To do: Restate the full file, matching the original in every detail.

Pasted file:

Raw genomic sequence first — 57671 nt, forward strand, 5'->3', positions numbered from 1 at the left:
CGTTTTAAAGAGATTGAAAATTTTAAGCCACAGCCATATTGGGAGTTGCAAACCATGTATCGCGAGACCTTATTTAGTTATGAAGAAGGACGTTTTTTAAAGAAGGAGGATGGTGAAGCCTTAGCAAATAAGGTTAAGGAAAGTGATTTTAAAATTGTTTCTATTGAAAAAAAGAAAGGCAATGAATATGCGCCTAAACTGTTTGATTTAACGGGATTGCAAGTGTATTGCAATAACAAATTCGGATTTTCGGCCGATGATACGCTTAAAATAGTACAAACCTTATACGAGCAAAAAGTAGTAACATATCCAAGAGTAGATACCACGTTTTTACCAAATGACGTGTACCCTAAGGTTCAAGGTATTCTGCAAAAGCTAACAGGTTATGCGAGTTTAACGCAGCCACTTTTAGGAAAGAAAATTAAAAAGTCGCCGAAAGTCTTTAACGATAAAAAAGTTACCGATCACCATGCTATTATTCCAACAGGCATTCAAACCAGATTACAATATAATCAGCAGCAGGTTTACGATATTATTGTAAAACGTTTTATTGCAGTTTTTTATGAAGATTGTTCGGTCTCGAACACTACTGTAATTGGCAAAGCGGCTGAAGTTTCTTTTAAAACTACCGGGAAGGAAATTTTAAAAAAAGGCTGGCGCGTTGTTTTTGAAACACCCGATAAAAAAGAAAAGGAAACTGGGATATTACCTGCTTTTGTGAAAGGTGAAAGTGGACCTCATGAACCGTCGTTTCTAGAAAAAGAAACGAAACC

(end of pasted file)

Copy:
Raw genomic sequence first — 57671 nt, forward strand, 5'->3', positions numbered from 1 at the left:
CGTTTTAAAGAGATTGAAAATTTTAAGCCACAGCCATATTGGGAGTTGCAAACCATGTATCGCGAGACCTTATTTAGTTATGAAGAAGGACGTTTTTTAAAGAAGGAGGATGGTGAAGCCTTAGCAAATAAGGTTAAGGAAAGTGATTTTAAAATTGTTTCTATTGAAAAAAAGAAAGGCAATGAATATGCGCCTAAACTGTTTGATTTAACGGGATTGCAAGTGTATTGCAATAACAAATTCGGATTTTCGGCCGATGATACGCTTAAAATAGTACAAACCTTATACGAGCAAAAAGTAGTAACATATCCAAGAGTAGATACCACGTTTTTACCAAATGACGTGTACCCTAAGGTTCAAGGTATTCTGCAAAAGCTAACAGGTTATGCGAGTTTAACGCAGCCACTTTTAGGAAAGAAAATTAAAAAGTCGCCGAAAGTCTTTAACGATAAAAAAGTTACCGATCACCATGCTATTATTCCAACAGGCATTCAAACCAGATTACAATATAATCAGCAGCAGGTTTACGATATTATTGTAAAACGTTTTATTGCAGTTTTTTATGAAGATTGTTCGGTCTCGAACACTACTGTAATTGGCAAAGCGGCTGAAGTTTCTTTTAAAACTACCGGGAAGGAAATTTTAAAAAAAGGCTGGCGCGTTGTTTTTGAAACACCCGATAAAAAAGAAAAGGAAACTGGGATATTACCTGCTTTTGTGAAAGGTGAAAGTGGACCTCATGAACCGTCGTTTCTAGAAAAAGAAACGAAACC